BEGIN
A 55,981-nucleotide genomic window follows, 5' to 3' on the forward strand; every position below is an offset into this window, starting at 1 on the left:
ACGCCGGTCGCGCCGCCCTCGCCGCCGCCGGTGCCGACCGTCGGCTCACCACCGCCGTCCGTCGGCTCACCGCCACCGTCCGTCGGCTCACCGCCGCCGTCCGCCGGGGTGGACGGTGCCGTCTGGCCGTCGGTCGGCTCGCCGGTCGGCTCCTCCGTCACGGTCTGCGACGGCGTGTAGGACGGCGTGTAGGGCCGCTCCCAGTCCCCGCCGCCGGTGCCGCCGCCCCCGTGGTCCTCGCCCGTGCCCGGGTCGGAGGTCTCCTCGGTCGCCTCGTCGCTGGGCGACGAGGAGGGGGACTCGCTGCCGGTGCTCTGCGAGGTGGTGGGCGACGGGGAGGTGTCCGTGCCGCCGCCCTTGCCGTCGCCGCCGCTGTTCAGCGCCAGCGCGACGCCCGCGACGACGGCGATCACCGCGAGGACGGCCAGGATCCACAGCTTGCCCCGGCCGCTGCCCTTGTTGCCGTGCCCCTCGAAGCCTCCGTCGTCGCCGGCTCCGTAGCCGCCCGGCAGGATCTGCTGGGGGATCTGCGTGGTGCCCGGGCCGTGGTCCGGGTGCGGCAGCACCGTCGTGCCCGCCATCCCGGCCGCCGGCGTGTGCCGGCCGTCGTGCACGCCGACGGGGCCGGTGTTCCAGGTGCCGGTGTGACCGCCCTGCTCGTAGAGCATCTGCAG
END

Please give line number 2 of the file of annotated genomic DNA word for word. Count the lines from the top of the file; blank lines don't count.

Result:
ACGCCGGTCGCGCCGCCCTCGCCGCCGCCGGTGCCGACCGTCGGCTCACCACCGCCGTCCGTCGGCTCACCGCCACCGTCCGTCGGCTCACCGCCGCCGTCCGCCGGGGTGGACGGTGCCGTCTGGCCGTCGGTCGGCTCGCCGGTCGGCTCCTCCGTCACGGTCTGCGACGGCGTGTAGGACGGCGTGTAGGGCCGCTCCCAGTCCCCGCCGCCGGTGCCGCCGCCCCCGTGGTCCTCGCCCGTGCCCGGGTCGGAGGTCTCCTCGGTCGCCTCGTCGCTGGGCGACGAGGAGGGGGACTCGCTGCCGGTGCTCTGCGAGGTGGTGGGCGACGGGGAGGTGTCCGTGCCGCCGCCCTTGCCGTCGCCGCCGCTGTTCAGCGCCAGCGCGACGCCCGCGACGACGGCGATCACCGCGAGGACGGCCAGGATCCACAGCTTGCCCCGGCCGCTGCCCTTGTTGCCGTGCCCCTCGAAGCCTCCGTCGTCGCCGGCTCCGTAGCCGCCCGGCAGGATCTGCTGGGGGATCTGCGTGGTGCCCGGGCCGTGGTCCGGGTGCGGCAGCACCGTCGTGCCCGCCATCCCGGCCGCCGGCGTGTGCCGGCCGTCGTGCACGCCGACGGGGCCGGTGTTCCAGGTGCCGGTGTGACCGCCCTGCTCGTAGAGCATCTGCAG